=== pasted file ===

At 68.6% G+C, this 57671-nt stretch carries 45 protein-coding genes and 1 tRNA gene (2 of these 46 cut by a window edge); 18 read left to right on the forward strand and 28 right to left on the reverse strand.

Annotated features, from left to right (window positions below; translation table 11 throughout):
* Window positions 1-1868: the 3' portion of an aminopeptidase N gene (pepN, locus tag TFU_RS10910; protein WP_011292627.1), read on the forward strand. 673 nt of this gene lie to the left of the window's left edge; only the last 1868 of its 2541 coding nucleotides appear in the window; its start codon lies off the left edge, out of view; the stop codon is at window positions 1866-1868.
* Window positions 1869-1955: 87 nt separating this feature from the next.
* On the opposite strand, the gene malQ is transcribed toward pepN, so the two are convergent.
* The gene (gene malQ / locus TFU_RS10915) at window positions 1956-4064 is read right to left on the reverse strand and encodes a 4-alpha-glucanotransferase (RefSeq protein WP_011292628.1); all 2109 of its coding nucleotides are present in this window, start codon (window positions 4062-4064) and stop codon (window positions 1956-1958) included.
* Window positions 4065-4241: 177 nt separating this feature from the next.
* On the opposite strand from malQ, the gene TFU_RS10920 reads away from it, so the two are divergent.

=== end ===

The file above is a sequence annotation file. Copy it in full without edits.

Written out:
At 68.6% G+C, this 57671-nt stretch carries 45 protein-coding genes and 1 tRNA gene (2 of these 46 cut by a window edge); 18 read left to right on the forward strand and 28 right to left on the reverse strand.

Annotated features, from left to right (window positions below; translation table 11 throughout):
* Window positions 1-1868: the 3' portion of an aminopeptidase N gene (pepN, locus tag TFU_RS10910; protein WP_011292627.1), read on the forward strand. 673 nt of this gene lie to the left of the window's left edge; only the last 1868 of its 2541 coding nucleotides appear in the window; its start codon lies off the left edge, out of view; the stop codon is at window positions 1866-1868.
* Window positions 1869-1955: 87 nt separating this feature from the next.
* On the opposite strand, the gene malQ is transcribed toward pepN, so the two are convergent.
* The gene (gene malQ / locus TFU_RS10915) at window positions 1956-4064 is read right to left on the reverse strand and encodes a 4-alpha-glucanotransferase (RefSeq protein WP_011292628.1); all 2109 of its coding nucleotides are present in this window, start codon (window positions 4062-4064) and stop codon (window positions 1956-1958) included.
* Window positions 4065-4241: 177 nt separating this feature from the next.
* On the opposite strand from malQ, the gene TFU_RS10920 reads away from it, so the two are divergent.